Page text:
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Get A Grip – They Love Him Not

By
January 20, 2011 |

By Margaret Littman

CTW Features

When your family doesn’t love the one you love, life can be tough. Luckily, there are ways to cope when relatives clash.

With Romeo and Juliet, it seemed romantic. So, too, was it when Edward VIII gave up his throne so that he could marry Wallis Warfield Simpson. But in real life, when your parents (or other family members) disapprove of your fiancé, it seems anything but romantic. Stressful, unfair, insurmountable and frustrating, perhaps, but not romantic.

Disapproval rears its ugly head for many reasons, some legitimate, some not as much. Debbie Mandel, author of “Addicted to Stress: A Woman’s Seven Step Program to Reclaim Joy and Spontaneity in Life” (Jossey-Bass, 2008), says that most often parents’ concerns sprout because they love you and want what’s best for you, not because they’re trying to make your engagement a living hell. Knowing that your family means well, it makes sense to give some thought to what they have to say.

“Caution is a useful ally in making a choice that could affect one’s whole life and possible offspring. It is helpful to really take time in building the primary relationship before marriage and to get the counsel from several trusted elders,” says Dorothea Hover-Kramer, Ed.D., author of “Second Chance at Your Dream” (Energy Psychology Press, March 2009).

So, hear your family out. Does your fiancé have a past – such as a string of failed relationships or businesses – that give them pause? Is religion a hot-button issue? Or, are their concerns more superficial? Once you’ve considered to their objectives and are confident in your decision, you need to develop a plan of action. The first step is to ask, “‘What is my desired outcome?’ A desired outcome must be something over which you have control,” explains Loren Gelberg-Goff, LCSW, a private-practice marriage counselor in River Edge, N.J.

Your desired outcome will depend on what the roots of the disapproval are and how you would like your relationship with your family to evolve as you get older and build a family of your own.

Once you know what you want to happen, and have a reasonable expectation that it is something you can achieve, follow these nine tips for diffusing the disapproval.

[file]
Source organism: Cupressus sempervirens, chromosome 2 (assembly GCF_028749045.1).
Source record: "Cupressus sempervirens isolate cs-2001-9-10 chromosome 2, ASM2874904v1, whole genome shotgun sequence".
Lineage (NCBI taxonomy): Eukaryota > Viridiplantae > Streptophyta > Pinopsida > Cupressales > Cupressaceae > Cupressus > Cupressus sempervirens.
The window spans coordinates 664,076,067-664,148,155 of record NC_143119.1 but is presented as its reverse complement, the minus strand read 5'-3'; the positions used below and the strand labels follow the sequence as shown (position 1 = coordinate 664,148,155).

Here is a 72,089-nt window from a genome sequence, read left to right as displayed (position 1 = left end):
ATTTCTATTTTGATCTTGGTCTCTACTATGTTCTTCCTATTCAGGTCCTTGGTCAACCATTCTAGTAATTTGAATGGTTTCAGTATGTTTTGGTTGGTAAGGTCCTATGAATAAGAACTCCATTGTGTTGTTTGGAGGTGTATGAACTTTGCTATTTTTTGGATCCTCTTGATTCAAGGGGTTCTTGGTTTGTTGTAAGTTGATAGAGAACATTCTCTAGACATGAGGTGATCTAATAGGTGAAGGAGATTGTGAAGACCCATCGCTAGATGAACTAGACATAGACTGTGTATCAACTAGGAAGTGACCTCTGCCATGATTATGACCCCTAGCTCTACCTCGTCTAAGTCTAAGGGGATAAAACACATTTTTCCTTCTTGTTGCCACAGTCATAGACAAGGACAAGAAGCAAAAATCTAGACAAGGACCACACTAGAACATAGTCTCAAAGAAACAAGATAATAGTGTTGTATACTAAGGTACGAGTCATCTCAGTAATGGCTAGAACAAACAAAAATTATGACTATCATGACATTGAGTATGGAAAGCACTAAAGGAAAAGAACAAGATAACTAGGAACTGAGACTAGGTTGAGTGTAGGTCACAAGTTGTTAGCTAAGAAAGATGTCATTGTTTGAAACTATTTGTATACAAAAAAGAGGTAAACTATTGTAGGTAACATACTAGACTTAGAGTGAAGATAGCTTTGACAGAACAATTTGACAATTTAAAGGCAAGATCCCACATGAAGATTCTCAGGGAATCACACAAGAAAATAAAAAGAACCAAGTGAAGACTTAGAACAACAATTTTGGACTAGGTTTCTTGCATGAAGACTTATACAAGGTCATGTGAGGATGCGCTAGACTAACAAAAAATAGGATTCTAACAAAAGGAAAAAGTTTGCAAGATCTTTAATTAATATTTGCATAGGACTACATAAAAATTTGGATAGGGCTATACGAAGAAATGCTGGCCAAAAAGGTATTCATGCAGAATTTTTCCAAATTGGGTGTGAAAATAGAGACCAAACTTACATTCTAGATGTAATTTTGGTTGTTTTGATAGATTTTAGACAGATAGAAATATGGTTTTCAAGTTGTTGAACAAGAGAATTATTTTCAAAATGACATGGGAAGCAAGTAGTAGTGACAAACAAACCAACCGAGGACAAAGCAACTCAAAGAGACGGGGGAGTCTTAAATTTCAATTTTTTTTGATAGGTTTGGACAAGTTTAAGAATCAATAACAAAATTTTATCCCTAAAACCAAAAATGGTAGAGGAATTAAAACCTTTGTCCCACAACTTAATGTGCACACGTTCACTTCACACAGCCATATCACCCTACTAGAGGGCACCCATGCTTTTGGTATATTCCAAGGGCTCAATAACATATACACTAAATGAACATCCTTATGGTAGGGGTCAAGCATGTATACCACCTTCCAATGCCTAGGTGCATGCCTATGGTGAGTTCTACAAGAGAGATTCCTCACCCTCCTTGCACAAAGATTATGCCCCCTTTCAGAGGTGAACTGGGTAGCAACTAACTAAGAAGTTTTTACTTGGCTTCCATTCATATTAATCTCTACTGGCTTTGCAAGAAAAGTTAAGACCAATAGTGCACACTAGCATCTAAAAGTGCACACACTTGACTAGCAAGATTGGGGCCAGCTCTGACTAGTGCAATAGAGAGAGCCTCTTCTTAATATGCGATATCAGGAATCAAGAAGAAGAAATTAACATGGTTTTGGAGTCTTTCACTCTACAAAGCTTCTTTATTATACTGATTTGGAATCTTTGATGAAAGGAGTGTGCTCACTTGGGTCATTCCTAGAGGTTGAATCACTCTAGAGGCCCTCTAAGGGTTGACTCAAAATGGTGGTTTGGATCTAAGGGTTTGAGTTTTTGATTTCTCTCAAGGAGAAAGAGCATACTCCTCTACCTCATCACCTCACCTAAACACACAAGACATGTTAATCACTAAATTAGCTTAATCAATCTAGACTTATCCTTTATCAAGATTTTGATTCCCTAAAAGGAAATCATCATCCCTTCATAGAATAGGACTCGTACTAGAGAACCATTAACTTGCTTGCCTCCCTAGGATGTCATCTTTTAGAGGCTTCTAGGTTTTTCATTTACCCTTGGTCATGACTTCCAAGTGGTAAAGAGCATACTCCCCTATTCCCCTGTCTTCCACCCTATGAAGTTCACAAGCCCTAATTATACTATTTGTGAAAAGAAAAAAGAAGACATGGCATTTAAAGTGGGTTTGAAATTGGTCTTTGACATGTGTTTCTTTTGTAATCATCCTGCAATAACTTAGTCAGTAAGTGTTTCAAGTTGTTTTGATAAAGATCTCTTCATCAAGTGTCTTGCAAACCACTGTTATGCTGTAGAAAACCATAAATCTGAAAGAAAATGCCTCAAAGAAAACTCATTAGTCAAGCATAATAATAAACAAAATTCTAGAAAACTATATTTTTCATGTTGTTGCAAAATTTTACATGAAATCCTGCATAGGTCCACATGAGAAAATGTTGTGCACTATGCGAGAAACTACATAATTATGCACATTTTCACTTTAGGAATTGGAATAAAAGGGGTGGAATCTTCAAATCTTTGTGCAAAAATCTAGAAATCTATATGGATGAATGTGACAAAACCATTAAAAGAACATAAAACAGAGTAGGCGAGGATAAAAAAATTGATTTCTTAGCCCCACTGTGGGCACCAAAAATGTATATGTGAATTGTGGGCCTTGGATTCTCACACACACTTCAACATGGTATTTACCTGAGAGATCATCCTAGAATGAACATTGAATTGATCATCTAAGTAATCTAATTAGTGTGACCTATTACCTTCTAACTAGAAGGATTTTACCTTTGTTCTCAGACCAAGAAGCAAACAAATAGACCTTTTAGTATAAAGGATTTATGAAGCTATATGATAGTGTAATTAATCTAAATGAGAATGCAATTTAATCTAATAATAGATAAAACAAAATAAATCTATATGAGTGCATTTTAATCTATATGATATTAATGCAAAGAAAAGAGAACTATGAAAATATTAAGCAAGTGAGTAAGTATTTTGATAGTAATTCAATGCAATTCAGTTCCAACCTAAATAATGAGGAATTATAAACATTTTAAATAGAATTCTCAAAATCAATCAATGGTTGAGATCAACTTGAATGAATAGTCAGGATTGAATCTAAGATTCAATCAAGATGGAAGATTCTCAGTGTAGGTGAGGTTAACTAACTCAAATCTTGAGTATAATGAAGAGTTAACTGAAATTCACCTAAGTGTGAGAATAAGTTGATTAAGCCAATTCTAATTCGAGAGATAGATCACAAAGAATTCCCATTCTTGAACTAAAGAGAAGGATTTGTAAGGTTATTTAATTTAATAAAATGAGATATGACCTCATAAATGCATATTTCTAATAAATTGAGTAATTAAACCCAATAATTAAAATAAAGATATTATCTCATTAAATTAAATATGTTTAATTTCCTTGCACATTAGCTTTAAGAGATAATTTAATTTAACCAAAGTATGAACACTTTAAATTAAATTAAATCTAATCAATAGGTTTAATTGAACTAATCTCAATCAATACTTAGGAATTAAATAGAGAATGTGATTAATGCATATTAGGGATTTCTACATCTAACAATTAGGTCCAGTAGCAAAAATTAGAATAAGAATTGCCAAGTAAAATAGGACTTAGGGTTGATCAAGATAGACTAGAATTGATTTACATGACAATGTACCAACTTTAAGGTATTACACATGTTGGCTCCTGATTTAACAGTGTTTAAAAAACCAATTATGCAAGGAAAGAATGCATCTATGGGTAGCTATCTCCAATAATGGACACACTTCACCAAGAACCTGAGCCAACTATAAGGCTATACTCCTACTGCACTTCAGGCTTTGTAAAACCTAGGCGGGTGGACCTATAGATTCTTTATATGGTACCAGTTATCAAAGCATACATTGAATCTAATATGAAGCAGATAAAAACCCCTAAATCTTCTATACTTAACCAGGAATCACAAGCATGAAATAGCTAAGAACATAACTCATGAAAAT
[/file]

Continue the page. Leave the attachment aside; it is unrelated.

1. Make sure it isn’t all in your head

Verify that there is an issue and that you haven’t misinterpreted innocent actions as slights or insults. Patricia Covalt, Ph.D., author of “What Smart Couples Know: The Secret to a Happy Relationship” (Amacom, 2007) suggests asking: “‘I get the sense that you don’t completely approve of [John]. Is that right?’ If your instincts are right, ask for more detail: ‘Can you tell me what it is that you don’t like about him?’ Don’t defend your fiancé or make excuses, just get information. Keep the lines of communication open.”



2. Think big

If you expect there to be tension, bring your fiancé to see your family when there is a decent-sized group. This will help to take the focus off your fiancé and give him some fallback family members to speak with if things are awkward with some of them.



3. Once you know what the issue is, you can set about addressing it

If it has to do with interfaith marriage or cultural differences, you can talk with your soon-to-be-spouse about how you will deal with issues that come up over the years (you probably already have) and then you can show your family together how you’ve thought through their concerns.



4. Watch how your family interacts with your love at family events

Don’t be a hawk, but don’t leave him flapping in the wind, either. The more information you have about how they act together, the better you’ll be able to help bridge gaps.



5. Preserve private time

Keep making plans to see the parent or other family member who has concerns, alone, without your fiancé, to preserve the connection, says Susan Newman, Ph.D., a social psychologist and author of “The Book of NO (McGraw-Hill, 2005). If your family sees that you are really listening to what they have to say and taking it into consideration, they may be more willing to compromise.



6. Share information

You don’t want too take sides or share secrets. But the more you can help your fiancé see your family’s point of view, and the more he knows about their interests and background, the more he can take steps toward reconciliation. And vice versa. Ask yourself if you have given your family enough opportunity to get to know your husband- or bride-to-be. If not, think about ways to bridge the gap.



7. Take a stand

If you’ve tried all of the above, or your feel their concerns aren’t based in fact, tell you family the topic is off-limits. If they can keep their negativity to themselves, you may be able to continue with an “agree to disagree” pact for the short-term. Over the years, time often changes attitudes and feelings, Newman says.



8. Stay mum

Do not repeat negative things said by your family members to your fiancé. Or vice versa, says Elinor Robin, Ph.D. a family and divorce mediator in Boca Raton, Fla. All you’ll do is fuel the fire.



9. Finally, not all conflicts can be easily remedied

In some cases, you may just have to tell your family that you are an adult, you’ve made choices in your life, and you hope that, in time, they’ll come to accept them. It won’t be easy; they don’t call it tough love for nothing, but it may be the way you come to terms in the long run.

(c) CTW Features

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